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A wind to shake the world : the story of the…
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A wind to shake the world : the story of the 1938 hurricane (edition 1976)

by Everett S. Allen

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581362,927 (3.14)4
Everett S. Allen joined the staff of the New Bedford Standard-Times in September 1938. He was assigned to the waterfront. The following day the storm of the century blew in. This is his account, the first and still the best account of the devastating hurricane of 1938."Allen has gathered first-hand accounts of survivors from South Jersey, Boston, Rhode Island, and especially Long Island and Cape Cod where the blow hit hardest (top winds were clocked at 186 mph). His vivid description of the mellow September day that turned yellow and then sea-green with 40-foot waves is more heartfelt than all the disaster movies ever made." -Kirkus Reviews… (more)
Member:KatharineHepburn
Title:A wind to shake the world : the story of the 1938 hurricane
Authors:Everett S. Allen
Info:Boston : Little, Brown, c1976.
Collections:Your library
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A Wind to Shake the World: The Story of the 1938 Hurricane by Everett S. Allen

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Everett S. Allen’s A Wind to Shake the World: The Story of the 1938 Hurricane is a harrowing account of the devastation wrought by that powerful storm which blasted its way across Long Island and through Connecticut and Massachusetts. This is largely a series of vignettes of death and destruction, tragedy and loss, bravery and heroism told with a deft touch that adds pathos and poignancy to this dramatic narrative. ( )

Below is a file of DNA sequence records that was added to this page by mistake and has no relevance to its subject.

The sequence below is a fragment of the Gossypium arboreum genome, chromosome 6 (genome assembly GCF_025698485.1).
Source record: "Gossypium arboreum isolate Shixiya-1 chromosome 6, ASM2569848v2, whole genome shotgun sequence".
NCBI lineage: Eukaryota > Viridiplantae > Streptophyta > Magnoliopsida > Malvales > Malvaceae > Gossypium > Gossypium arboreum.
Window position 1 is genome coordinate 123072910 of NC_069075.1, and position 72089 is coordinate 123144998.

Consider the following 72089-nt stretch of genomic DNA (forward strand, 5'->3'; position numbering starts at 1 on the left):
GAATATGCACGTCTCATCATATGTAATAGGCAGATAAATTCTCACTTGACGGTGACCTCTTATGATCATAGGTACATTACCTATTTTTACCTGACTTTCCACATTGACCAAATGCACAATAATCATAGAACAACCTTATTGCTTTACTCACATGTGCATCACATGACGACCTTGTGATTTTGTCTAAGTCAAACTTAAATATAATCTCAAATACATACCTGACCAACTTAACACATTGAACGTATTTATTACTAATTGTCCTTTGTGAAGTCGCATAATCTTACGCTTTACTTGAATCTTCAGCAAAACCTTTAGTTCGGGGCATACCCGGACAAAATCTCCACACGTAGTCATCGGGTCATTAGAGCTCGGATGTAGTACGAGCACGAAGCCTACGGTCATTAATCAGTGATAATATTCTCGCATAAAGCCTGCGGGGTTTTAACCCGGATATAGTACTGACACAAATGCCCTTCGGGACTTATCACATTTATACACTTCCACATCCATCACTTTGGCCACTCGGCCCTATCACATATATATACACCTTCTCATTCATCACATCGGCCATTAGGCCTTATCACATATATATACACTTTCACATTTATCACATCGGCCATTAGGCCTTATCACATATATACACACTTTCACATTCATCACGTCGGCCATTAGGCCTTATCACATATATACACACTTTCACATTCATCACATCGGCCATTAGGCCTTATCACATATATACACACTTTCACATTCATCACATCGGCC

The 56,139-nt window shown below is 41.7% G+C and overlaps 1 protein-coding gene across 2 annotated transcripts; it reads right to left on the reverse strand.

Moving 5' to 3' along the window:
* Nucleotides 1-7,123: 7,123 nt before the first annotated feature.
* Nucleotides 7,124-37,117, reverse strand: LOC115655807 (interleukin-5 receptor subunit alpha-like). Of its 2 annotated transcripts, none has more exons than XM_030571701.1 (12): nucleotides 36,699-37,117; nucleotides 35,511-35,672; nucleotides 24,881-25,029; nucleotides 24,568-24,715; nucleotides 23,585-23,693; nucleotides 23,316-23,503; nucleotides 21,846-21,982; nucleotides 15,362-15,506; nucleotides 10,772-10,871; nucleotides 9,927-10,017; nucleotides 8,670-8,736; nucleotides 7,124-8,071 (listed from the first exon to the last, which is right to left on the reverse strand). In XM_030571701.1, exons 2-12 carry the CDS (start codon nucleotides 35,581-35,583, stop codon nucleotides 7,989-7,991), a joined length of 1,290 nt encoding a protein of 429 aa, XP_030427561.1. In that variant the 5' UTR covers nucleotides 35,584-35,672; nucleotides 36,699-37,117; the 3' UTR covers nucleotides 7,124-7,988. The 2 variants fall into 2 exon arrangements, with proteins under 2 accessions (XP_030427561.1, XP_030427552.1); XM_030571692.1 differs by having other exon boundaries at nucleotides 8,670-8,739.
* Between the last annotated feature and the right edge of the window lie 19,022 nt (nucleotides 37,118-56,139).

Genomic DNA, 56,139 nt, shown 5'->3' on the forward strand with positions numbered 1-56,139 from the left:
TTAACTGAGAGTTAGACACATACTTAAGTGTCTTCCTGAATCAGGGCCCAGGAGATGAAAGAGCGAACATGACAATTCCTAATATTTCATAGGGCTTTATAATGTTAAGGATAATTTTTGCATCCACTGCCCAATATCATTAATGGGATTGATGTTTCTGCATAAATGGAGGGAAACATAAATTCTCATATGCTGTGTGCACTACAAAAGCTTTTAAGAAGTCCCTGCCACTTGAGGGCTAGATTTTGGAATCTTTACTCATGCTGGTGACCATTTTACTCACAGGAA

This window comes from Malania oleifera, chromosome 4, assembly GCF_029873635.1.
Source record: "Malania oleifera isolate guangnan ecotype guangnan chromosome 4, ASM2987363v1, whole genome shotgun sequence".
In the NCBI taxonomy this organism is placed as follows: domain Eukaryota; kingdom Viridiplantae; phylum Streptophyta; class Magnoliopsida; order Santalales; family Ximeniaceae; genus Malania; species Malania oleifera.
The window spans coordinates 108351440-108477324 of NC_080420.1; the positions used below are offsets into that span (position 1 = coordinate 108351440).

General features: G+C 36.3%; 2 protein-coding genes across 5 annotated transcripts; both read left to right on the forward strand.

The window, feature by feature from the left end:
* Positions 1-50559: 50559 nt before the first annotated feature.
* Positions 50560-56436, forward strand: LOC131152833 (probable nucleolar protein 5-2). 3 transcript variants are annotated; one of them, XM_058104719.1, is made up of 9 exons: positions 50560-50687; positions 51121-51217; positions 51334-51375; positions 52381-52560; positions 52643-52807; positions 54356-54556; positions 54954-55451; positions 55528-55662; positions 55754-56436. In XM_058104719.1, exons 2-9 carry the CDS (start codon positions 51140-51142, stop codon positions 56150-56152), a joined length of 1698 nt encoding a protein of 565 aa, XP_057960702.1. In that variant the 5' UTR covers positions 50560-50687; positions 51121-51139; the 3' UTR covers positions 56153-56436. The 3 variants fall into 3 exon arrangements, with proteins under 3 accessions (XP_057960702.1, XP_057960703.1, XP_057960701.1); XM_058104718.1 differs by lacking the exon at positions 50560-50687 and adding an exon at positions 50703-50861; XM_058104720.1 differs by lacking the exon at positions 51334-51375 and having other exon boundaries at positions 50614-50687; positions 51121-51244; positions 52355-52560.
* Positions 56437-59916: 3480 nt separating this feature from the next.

ghr4 | Jul 27, 2020 |
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Everett S. Allen joined the staff of the New Bedford Standard-Times in September 1938. He was assigned to the waterfront. The following day the storm of the century blew in. This is his account, the first and still the best account of the devastating hurricane of 1938."Allen has gathered first-hand accounts of survivors from South Jersey, Boston, Rhode Island, and especially Long Island and Cape Cod where the blow hit hardest (top winds were clocked at 186 mph). His vivid description of the mellow September day that turned yellow and then sea-green with 40-foot waves is more heartfelt than all the disaster movies ever made." -Kirkus Reviews

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